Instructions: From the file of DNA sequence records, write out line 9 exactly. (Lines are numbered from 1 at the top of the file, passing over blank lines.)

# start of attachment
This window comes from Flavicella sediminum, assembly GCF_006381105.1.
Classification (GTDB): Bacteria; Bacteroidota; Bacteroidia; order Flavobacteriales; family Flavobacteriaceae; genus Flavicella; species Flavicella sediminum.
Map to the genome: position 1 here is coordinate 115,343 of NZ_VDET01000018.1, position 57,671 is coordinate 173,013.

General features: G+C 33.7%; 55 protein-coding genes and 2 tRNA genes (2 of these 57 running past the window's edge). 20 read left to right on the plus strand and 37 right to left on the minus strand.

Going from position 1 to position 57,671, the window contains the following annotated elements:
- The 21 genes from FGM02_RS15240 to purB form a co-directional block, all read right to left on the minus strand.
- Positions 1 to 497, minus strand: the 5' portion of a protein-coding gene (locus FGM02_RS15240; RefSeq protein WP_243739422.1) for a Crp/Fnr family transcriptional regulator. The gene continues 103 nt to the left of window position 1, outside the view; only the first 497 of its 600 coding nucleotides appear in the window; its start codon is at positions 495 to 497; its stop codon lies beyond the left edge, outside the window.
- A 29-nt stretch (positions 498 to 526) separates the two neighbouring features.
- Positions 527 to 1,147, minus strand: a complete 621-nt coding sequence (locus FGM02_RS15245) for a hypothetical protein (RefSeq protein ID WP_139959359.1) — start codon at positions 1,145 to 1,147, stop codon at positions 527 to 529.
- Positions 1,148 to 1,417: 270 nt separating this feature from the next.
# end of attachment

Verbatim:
- Positions 527 to 1,147, minus strand: a complete 621-nt coding sequence (locus FGM02_RS15245) for a hypothetical protein (RefSeq protein ID WP_139959359.1) — start codon at positions 1,145 to 1,147, stop codon at positions 527 to 529.